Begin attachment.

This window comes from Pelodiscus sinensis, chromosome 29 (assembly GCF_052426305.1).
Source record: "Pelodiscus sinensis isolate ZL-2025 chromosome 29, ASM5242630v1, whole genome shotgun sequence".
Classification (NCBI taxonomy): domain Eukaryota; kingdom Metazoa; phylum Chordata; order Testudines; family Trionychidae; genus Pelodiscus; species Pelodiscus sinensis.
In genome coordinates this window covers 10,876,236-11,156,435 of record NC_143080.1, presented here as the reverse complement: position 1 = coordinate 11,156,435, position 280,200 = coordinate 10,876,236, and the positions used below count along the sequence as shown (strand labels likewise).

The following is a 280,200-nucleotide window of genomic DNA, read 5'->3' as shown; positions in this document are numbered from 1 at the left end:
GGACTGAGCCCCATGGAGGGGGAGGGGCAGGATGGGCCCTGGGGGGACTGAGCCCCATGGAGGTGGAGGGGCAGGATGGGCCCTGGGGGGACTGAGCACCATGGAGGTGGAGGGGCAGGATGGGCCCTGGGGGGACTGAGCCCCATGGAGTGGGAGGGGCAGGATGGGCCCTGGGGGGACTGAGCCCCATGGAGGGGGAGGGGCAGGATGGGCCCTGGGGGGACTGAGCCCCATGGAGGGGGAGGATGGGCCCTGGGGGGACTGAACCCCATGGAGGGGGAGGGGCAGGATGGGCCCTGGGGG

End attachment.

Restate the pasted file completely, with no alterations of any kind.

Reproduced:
This window comes from Pelodiscus sinensis, chromosome 29 (assembly GCF_052426305.1).
Source record: "Pelodiscus sinensis isolate ZL-2025 chromosome 29, ASM5242630v1, whole genome shotgun sequence".
Classification (NCBI taxonomy): domain Eukaryota; kingdom Metazoa; phylum Chordata; order Testudines; family Trionychidae; genus Pelodiscus; species Pelodiscus sinensis.
In genome coordinates this window covers 10,876,236-11,156,435 of record NC_143080.1, presented here as the reverse complement: position 1 = coordinate 11,156,435, position 280,200 = coordinate 10,876,236, and the positions used below count along the sequence as shown (strand labels likewise).

The following is a 280,200-nucleotide window of genomic DNA, read 5'->3' as shown; positions in this document are numbered from 1 at the left end:
GGACTGAGCCCCATGGAGGGGGAGGGGCAGGATGGGCCCTGGGGGGACTGAGCCCCATGGAGGTGGAGGGGCAGGATGGGCCCTGGGGGGACTGAGCACCATGGAGGTGGAGGGGCAGGATGGGCCCTGGGGGGACTGAGCCCCATGGAGTGGGAGGGGCAGGATGGGCCCTGGGGGGACTGAGCCCCATGGAGGGGGAGGGGCAGGATGGGCCCTGGGGGGACTGAGCCCCATGGAGGGGGAGGATGGGCCCTGGGGGGACTGAACCCCATGGAGGGGGAGGGGCAGGATGGGCCCTGGGGG